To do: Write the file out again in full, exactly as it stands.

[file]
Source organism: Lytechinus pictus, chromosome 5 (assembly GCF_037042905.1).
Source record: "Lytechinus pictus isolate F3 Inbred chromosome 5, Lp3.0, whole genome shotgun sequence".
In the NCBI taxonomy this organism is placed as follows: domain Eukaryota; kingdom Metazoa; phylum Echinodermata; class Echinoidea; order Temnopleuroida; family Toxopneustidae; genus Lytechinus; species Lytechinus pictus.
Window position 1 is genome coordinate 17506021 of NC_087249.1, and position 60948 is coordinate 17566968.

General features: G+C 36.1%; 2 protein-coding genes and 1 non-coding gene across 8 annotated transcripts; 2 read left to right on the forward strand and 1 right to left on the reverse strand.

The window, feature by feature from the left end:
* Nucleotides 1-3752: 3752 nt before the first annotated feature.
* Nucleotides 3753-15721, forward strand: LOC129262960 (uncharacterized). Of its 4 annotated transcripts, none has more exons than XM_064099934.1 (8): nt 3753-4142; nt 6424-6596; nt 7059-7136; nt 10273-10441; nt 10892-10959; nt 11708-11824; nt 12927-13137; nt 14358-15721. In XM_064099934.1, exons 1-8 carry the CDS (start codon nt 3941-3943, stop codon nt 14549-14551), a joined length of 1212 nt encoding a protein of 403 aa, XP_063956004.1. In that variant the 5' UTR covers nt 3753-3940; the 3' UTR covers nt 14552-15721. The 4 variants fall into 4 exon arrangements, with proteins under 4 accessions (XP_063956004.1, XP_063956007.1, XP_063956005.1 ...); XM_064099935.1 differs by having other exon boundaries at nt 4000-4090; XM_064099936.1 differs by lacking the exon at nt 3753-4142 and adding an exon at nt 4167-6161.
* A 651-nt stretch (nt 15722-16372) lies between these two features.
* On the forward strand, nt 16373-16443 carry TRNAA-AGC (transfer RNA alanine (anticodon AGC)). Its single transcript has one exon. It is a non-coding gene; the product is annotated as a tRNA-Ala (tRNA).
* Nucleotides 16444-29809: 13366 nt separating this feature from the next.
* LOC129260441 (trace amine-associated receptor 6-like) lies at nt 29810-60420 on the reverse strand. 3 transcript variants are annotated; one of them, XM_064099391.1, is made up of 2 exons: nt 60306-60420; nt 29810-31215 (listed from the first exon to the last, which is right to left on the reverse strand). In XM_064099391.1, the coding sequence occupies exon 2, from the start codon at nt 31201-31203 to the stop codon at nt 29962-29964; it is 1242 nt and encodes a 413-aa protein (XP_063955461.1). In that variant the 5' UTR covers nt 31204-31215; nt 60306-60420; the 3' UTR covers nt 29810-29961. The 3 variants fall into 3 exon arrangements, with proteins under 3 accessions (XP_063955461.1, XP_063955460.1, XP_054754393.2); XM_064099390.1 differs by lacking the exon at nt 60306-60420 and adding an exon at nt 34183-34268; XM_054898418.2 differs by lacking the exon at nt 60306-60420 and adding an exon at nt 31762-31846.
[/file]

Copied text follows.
Source organism: Lytechinus pictus, chromosome 5 (assembly GCF_037042905.1).
Source record: "Lytechinus pictus isolate F3 Inbred chromosome 5, Lp3.0, whole genome shotgun sequence".
In the NCBI taxonomy this organism is placed as follows: domain Eukaryota; kingdom Metazoa; phylum Echinodermata; class Echinoidea; order Temnopleuroida; family Toxopneustidae; genus Lytechinus; species Lytechinus pictus.
Window position 1 is genome coordinate 17506021 of NC_087249.1, and position 60948 is coordinate 17566968.

General features: G+C 36.1%; 2 protein-coding genes and 1 non-coding gene across 8 annotated transcripts; 2 read left to right on the forward strand and 1 right to left on the reverse strand.

The window, feature by feature from the left end:
* Nucleotides 1-3752: 3752 nt before the first annotated feature.
* Nucleotides 3753-15721, forward strand: LOC129262960 (uncharacterized). Of its 4 annotated transcripts, none has more exons than XM_064099934.1 (8): nt 3753-4142; nt 6424-6596; nt 7059-7136; nt 10273-10441; nt 10892-10959; nt 11708-11824; nt 12927-13137; nt 14358-15721. In XM_064099934.1, exons 1-8 carry the CDS (start codon nt 3941-3943, stop codon nt 14549-14551), a joined length of 1212 nt encoding a protein of 403 aa, XP_063956004.1. In that variant the 5' UTR covers nt 3753-3940; the 3' UTR covers nt 14552-15721. The 4 variants fall into 4 exon arrangements, with proteins under 4 accessions (XP_063956004.1, XP_063956007.1, XP_063956005.1 ...); XM_064099935.1 differs by having other exon boundaries at nt 4000-4090; XM_064099936.1 differs by lacking the exon at nt 3753-4142 and adding an exon at nt 4167-6161.
* A 651-nt stretch (nt 15722-16372) lies between these two features.
* On the forward strand, nt 16373-16443 carry TRNAA-AGC (transfer RNA alanine (anticodon AGC)). Its single transcript has one exon. It is a non-coding gene; the product is annotated as a tRNA-Ala (tRNA).
* Nucleotides 16444-29809: 13366 nt separating this feature from the next.
* LOC129260441 (trace amine-associated receptor 6-like) lies at nt 29810-60420 on the reverse strand. 3 transcript variants are annotated; one of them, XM_064099391.1, is made up of 2 exons: nt 60306-60420; nt 29810-31215 (listed from the first exon to the last, which is right to left on the reverse strand). In XM_064099391.1, the coding sequence occupies exon 2, from the start codon at nt 31201-31203 to the stop codon at nt 29962-29964; it is 1242 nt and encodes a 413-aa protein (XP_063955461.1). In that variant the 5' UTR covers nt 31204-31215; nt 60306-60420; the 3' UTR covers nt 29810-29961. The 3 variants fall into 3 exon arrangements, with proteins under 3 accessions (XP_063955461.1, XP_063955460.1, XP_054754393.2); XM_064099390.1 differs by lacking the exon at nt 60306-60420 and adding an exon at nt 34183-34268; XM_054898418.2 differs by lacking the exon at nt 60306-60420 and adding an exon at nt 31762-31846.